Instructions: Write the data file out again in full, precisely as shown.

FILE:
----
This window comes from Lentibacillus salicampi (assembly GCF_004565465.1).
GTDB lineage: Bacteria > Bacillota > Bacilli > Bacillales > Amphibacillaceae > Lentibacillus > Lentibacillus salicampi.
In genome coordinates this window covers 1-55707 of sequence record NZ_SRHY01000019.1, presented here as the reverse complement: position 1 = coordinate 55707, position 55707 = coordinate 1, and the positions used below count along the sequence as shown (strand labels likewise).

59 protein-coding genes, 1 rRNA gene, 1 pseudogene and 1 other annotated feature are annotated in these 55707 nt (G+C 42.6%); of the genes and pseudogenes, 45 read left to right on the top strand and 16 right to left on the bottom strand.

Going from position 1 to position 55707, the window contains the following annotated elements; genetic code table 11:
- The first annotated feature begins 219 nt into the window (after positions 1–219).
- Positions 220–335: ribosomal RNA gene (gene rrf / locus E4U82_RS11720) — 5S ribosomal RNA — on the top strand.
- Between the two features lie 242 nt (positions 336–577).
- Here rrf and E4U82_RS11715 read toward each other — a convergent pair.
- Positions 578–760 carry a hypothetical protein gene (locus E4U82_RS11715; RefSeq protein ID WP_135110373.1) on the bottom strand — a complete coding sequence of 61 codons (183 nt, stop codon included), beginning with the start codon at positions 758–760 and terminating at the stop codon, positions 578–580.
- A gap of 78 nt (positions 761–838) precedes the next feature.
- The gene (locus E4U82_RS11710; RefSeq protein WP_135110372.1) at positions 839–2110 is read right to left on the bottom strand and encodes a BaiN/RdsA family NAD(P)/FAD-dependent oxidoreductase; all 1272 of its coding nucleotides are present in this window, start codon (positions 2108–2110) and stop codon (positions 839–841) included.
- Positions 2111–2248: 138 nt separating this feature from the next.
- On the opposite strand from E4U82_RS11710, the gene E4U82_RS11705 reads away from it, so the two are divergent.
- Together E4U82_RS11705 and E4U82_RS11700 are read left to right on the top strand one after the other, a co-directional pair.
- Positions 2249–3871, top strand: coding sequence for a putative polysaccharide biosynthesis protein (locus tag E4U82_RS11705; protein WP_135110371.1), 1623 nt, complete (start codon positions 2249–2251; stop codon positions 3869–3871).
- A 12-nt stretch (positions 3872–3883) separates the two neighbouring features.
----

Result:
This window comes from Lentibacillus salicampi (assembly GCF_004565465.1).
GTDB lineage: Bacteria > Bacillota > Bacilli > Bacillales > Amphibacillaceae > Lentibacillus > Lentibacillus salicampi.
In genome coordinates this window covers 1-55707 of sequence record NZ_SRHY01000019.1, presented here as the reverse complement: position 1 = coordinate 55707, position 55707 = coordinate 1, and the positions used below count along the sequence as shown (strand labels likewise).

59 protein-coding genes, 1 rRNA gene, 1 pseudogene and 1 other annotated feature are annotated in these 55707 nt (G+C 42.6%); of the genes and pseudogenes, 45 read left to right on the top strand and 16 right to left on the bottom strand.

Going from position 1 to position 55707, the window contains the following annotated elements; genetic code table 11:
- The first annotated feature begins 219 nt into the window (after positions 1–219).
- Positions 220–335: ribosomal RNA gene (gene rrf / locus E4U82_RS11720) — 5S ribosomal RNA — on the top strand.
- Between the two features lie 242 nt (positions 336–577).
- Here rrf and E4U82_RS11715 read toward each other — a convergent pair.
- Positions 578–760 carry a hypothetical protein gene (locus E4U82_RS11715; RefSeq protein ID WP_135110373.1) on the bottom strand — a complete coding sequence of 61 codons (183 nt, stop codon included), beginning with the start codon at positions 758–760 and terminating at the stop codon, positions 578–580.
- A gap of 78 nt (positions 761–838) precedes the next feature.
- The gene (locus E4U82_RS11710; RefSeq protein WP_135110372.1) at positions 839–2110 is read right to left on the bottom strand and encodes a BaiN/RdsA family NAD(P)/FAD-dependent oxidoreductase; all 1272 of its coding nucleotides are present in this window, start codon (positions 2108–2110) and stop codon (positions 839–841) included.
- Positions 2111–2248: 138 nt separating this feature from the next.
- On the opposite strand from E4U82_RS11710, the gene E4U82_RS11705 reads away from it, so the two are divergent.
- Together E4U82_RS11705 and E4U82_RS11700 are read left to right on the top strand one after the other, a co-directional pair.
- Positions 2249–3871, top strand: coding sequence for a putative polysaccharide biosynthesis protein (locus tag E4U82_RS11705; protein WP_135110371.1), 1623 nt, complete (start codon positions 2249–2251; stop codon positions 3869–3871).
- A 12-nt stretch (positions 3872–3883) separates the two neighbouring features.